We may be closer than ever before to unlocking the secrets of the universe, thanks to what is going on in Chile right now.
A major undertaking happening in South America could totally change our understanding of our universe. In northern Chile, near the European Space Observatory’s Paranel residencia, workers have begun construction on the Extremely Large Telescope.
This massive structure will include a main mirror measuring 39 meters, making it the largest optical and infrared telescope in the world, meaning the ELT will certainly live up to its name. The ELT will have the ability to correct for atmospheric turbulence, enabling incredible quality in its picture, and scientists celebrated the beginning of construction at a ceremony near the mountain where it will be built.
Scientists in the UK’s Science Technology Facility Council and at the University of Oxford are helping to build the huge telescope. It will have a spectrograph called HARMONI that is able to take thousands of images of a slightly different color all at once.
“Scientists are a step closer to understanding the inner-workings of the universe following the laying of the first stone, and construction starting on the world’s largest optical and infrared telescope,” the University of Oxford said in a statement.
The university in particular highlighted the importance of HARMONI.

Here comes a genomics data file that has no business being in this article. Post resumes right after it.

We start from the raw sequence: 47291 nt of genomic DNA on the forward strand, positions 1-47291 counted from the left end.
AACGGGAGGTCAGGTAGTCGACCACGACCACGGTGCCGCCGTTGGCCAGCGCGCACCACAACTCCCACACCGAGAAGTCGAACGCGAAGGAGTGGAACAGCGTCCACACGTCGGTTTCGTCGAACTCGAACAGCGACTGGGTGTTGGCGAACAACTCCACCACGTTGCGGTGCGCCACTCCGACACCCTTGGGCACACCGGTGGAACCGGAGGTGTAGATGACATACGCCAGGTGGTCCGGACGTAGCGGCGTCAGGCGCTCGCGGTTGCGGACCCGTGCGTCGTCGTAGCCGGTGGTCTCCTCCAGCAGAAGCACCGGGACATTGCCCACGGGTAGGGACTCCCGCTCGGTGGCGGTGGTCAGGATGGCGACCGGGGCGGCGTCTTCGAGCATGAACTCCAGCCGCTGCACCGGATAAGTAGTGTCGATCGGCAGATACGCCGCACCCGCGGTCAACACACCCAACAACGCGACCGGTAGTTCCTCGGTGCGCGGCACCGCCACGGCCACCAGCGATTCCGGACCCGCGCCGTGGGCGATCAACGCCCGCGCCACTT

“‘HARMONI’ will enable scientists to form a more detailed picture of the formation and evolution of objects in the Universe,” the statement reads. “Supporting researchers to view everything from the planets in our own solar system and stars in our own and nearby galaxies with unprecedented depth and precision, to the formation and evolution of distant galaxies that have never been observed before.”
Niranjan Thatte, Principal Investigator for ‘HARMONI’ and Professor of Astrophysics at Oxford’s Department of Physics, said in the statement: “For me, the ELT represents a big leap forward in capability, and that means that we will use it to find many interesting things about the Universe that we have no knowledge of today. It is the element of ‘exploring the unknown’ that most excites me about the ELT. It will be an engineering feat, and its sheer size and light grasp will dwarf all other telescopes that we have built to date.”